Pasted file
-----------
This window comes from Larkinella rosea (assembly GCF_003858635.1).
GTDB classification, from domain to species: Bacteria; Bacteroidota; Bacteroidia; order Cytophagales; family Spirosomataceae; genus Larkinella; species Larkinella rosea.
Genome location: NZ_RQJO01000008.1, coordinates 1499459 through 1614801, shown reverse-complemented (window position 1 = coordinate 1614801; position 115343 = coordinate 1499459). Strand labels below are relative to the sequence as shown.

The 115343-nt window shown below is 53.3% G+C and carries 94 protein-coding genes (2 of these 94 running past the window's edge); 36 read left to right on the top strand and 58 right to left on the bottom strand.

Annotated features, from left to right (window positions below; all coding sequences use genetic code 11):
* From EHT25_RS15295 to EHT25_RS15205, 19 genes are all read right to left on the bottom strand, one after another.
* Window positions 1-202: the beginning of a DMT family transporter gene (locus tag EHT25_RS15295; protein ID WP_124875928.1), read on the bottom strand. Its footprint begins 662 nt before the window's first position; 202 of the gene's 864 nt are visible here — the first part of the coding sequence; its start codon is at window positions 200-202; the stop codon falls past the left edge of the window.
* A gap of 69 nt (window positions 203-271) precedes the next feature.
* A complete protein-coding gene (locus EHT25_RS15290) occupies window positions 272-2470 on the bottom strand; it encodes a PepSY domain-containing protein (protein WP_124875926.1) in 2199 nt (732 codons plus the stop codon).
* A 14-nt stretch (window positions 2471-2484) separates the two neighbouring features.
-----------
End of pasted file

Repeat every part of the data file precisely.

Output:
This window comes from Larkinella rosea (assembly GCF_003858635.1).
GTDB classification, from domain to species: Bacteria; Bacteroidota; Bacteroidia; order Cytophagales; family Spirosomataceae; genus Larkinella; species Larkinella rosea.
Genome location: NZ_RQJO01000008.1, coordinates 1499459 through 1614801, shown reverse-complemented (window position 1 = coordinate 1614801; position 115343 = coordinate 1499459). Strand labels below are relative to the sequence as shown.

The 115343-nt window shown below is 53.3% G+C and carries 94 protein-coding genes (2 of these 94 running past the window's edge); 36 read left to right on the top strand and 58 right to left on the bottom strand.

Annotated features, from left to right (window positions below; all coding sequences use genetic code 11):
* From EHT25_RS15295 to EHT25_RS15205, 19 genes are all read right to left on the bottom strand, one after another.
* Window positions 1-202: the beginning of a DMT family transporter gene (locus tag EHT25_RS15295; protein ID WP_124875928.1), read on the bottom strand. Its footprint begins 662 nt before the window's first position; 202 of the gene's 864 nt are visible here — the first part of the coding sequence; its start codon is at window positions 200-202; the stop codon falls past the left edge of the window.
* A gap of 69 nt (window positions 203-271) precedes the next feature.
* A complete protein-coding gene (locus EHT25_RS15290) occupies window positions 272-2470 on the bottom strand; it encodes a PepSY domain-containing protein (protein WP_124875926.1) in 2199 nt (732 codons plus the stop codon).
* A 14-nt stretch (window positions 2471-2484) separates the two neighbouring features.